Let’s now address the next part of your question—my favorite exercises to develop Losgelassenheit. You say that your Thoroughbred gelding gets easily excited. There are many good exercises to choose from at this step of the Training Pyramid. The “what” is not as important as the “how,” or as the song says, “It’s not what you do, it’s how you do it.” The goal/priority is that the horse is working with a swinging back, with his core engaged, giving you a place to easily sit, and an absence of physical and mental tension.
There is not one recipe for all horses. You need to do what works best for each horse. I use different exercises for different aspects of this stage of training as well as adjust them for a horse’s natural mental state. A hot and easily excitable horse requires more things on his to-do list to keep him focused and relaxed (such as riding lots of transitions and changes of tempo), while other hot horses are calmed more by the rhythm and a big to-do list makes them feel more tense because they easily grow overwhelmed when you do too many transitions or changes of tempo. This is where listening to the feedback from your horse is crucial.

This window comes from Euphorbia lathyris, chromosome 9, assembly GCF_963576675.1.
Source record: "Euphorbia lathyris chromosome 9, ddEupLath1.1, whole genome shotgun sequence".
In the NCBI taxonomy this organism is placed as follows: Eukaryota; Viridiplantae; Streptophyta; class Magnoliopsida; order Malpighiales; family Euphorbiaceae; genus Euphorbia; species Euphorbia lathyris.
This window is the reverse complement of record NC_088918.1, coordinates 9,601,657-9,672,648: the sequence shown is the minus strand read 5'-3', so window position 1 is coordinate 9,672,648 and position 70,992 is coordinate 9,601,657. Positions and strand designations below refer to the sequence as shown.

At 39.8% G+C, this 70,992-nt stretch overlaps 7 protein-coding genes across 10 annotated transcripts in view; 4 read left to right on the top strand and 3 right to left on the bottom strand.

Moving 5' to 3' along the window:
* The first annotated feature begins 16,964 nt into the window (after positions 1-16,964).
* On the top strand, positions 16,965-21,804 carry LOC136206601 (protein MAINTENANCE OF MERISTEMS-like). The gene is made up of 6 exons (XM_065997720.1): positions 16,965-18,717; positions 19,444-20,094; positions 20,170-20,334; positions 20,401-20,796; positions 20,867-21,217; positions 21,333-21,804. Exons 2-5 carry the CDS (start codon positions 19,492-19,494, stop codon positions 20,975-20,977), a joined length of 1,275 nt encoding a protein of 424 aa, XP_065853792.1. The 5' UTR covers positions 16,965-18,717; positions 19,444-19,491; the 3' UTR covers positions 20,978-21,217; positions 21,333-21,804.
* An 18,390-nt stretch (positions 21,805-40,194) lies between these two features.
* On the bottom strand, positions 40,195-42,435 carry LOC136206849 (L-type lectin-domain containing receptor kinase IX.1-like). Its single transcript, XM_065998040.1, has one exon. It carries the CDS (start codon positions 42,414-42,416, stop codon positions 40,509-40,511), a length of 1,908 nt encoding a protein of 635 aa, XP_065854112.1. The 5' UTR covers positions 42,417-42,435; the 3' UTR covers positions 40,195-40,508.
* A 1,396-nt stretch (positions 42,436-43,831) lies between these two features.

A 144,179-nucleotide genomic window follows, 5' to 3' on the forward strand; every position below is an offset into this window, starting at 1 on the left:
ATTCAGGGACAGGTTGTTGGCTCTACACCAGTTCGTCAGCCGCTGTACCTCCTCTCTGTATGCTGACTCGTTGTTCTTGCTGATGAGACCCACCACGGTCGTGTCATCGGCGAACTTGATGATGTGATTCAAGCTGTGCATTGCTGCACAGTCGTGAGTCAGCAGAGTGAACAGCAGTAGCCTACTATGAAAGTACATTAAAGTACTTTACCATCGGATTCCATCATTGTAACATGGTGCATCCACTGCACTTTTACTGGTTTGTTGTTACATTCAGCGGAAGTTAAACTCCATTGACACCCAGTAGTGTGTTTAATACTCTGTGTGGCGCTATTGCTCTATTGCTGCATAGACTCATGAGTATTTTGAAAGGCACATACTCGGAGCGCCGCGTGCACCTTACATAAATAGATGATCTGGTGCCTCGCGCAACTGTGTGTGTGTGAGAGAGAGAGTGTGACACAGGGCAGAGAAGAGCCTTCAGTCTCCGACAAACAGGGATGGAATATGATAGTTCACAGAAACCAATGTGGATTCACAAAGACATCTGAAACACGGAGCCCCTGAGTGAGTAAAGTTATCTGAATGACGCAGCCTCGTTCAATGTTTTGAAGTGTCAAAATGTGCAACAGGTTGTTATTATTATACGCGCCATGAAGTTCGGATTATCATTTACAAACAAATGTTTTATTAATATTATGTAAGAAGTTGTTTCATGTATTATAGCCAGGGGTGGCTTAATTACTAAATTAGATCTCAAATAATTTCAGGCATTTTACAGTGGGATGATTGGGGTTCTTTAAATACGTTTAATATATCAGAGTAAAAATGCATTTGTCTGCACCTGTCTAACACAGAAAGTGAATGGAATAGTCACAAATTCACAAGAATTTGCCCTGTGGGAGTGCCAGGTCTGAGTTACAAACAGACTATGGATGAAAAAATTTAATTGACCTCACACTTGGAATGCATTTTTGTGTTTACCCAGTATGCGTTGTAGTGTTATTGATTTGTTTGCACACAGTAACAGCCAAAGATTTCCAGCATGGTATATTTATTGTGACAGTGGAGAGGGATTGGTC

Try these exercises to improve Losgelassenheit:
Riding a leg yield in various patterns at trot and canter, as well as trot–canter transitions, decreases negative tension and increases positive tension (or attentiveness). Riding changes of tempo (transitions within the gait) also are helpful and serve to activate the hind legs. Some of my favorite exercises are riding a single-loop serpentine on the long side or a standard three-loop serpentine in trot or canter. When riding three- and five-loop serpentines, you can add some variation by adding walk or trot transitions upon crossing the centerline.
Trot–canter transitions ridden correctly on a circle and cavalletti work round out my list of favorites. I like cavalletti work because it makes the horse a bit more responsible for himself and gives him something to think about. Cavalletti work in general helps to bring up the back and activate the hind legs. You can also make adjustments that encourage stretching while working over the cavalletti—again, all done with focus on being correctly ridden and applying the listed indicators for Losgelassenheit. We riders are working to achieve both lateral and longitudinal suppleness with a mind/body connection.